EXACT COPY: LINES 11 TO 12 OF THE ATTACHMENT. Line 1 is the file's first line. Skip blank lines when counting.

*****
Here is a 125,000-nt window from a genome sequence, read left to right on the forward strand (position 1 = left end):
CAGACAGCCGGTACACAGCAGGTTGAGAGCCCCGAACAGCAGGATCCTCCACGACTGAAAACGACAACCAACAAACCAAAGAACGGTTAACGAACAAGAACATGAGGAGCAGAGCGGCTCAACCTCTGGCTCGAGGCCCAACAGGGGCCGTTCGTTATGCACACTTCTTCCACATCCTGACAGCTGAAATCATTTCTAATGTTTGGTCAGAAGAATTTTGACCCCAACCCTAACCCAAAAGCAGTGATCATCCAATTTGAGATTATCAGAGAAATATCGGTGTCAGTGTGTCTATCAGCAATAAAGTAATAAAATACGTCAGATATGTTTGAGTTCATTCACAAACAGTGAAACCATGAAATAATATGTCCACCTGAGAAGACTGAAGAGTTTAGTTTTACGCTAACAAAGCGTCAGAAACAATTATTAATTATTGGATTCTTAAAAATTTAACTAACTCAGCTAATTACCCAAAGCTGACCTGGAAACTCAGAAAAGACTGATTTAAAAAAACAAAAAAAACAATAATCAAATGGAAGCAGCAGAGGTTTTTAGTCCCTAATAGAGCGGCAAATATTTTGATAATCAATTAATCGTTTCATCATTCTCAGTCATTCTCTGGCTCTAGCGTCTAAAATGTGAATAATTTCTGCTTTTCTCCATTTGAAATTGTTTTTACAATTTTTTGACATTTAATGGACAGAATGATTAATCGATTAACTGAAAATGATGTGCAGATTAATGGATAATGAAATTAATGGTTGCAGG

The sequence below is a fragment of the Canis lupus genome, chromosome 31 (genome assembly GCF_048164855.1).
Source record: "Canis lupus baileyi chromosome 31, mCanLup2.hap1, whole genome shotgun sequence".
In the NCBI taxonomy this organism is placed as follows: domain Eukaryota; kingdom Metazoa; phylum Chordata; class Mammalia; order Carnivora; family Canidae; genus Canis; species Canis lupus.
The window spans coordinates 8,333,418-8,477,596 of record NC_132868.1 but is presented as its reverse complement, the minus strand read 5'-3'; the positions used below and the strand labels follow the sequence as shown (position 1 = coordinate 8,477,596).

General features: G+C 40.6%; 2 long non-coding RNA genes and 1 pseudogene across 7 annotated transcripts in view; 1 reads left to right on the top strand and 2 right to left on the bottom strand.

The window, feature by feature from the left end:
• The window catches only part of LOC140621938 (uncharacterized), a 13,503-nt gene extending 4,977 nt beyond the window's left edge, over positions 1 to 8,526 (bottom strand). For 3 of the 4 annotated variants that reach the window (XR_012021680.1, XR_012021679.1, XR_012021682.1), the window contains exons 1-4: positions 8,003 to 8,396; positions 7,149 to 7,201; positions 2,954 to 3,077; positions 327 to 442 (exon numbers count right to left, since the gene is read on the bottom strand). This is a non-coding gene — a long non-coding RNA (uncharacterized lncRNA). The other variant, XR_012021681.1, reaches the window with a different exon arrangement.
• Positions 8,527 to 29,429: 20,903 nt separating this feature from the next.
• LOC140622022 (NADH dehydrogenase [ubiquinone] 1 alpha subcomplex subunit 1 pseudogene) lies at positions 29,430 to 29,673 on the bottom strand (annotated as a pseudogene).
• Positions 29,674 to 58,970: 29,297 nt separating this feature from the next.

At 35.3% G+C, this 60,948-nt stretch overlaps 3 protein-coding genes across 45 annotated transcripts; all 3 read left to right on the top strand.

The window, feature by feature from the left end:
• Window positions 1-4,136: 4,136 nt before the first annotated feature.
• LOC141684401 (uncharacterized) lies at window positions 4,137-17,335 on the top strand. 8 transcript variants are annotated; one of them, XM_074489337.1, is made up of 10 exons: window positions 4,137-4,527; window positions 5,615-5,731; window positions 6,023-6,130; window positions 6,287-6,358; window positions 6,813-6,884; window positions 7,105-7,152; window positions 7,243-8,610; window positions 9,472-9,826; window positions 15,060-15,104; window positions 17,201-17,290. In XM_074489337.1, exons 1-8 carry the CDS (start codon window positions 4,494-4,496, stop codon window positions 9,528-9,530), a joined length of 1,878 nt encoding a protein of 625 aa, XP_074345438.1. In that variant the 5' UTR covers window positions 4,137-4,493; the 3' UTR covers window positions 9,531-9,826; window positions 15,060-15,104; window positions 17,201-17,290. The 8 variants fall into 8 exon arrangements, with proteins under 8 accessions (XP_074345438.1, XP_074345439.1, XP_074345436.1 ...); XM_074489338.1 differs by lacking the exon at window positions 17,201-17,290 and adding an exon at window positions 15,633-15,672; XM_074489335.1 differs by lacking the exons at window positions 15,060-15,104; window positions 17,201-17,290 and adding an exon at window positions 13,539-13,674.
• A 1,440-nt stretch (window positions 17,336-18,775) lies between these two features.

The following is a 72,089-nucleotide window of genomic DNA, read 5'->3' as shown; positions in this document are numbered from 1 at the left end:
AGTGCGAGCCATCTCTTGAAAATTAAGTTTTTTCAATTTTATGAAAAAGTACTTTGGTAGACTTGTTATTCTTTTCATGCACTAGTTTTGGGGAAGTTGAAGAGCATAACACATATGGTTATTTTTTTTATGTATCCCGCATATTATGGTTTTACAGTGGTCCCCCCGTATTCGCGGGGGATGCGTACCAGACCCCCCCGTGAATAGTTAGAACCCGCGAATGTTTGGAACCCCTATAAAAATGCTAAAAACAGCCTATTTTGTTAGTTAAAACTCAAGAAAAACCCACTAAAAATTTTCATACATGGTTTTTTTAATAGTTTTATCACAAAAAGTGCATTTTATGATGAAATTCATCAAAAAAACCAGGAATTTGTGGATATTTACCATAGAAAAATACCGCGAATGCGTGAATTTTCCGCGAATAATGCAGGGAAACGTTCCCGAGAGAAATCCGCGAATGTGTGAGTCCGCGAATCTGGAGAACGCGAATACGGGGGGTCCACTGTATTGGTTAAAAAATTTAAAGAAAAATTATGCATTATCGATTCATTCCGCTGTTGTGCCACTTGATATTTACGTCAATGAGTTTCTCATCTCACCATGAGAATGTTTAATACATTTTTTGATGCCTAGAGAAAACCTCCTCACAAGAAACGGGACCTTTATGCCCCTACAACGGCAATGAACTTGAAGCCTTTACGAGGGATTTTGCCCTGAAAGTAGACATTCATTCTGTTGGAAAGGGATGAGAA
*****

• LOC140622022 (NADH dehydrogenase [ubiquinone] 1 alpha subcomplex subunit 1 pseudogene) lies at positions 29,430 to 29,673 on the bottom strand (annotated as a pseudogene).
• Positions 29,674 to 58,970: 29,297 nt separating this feature from the next.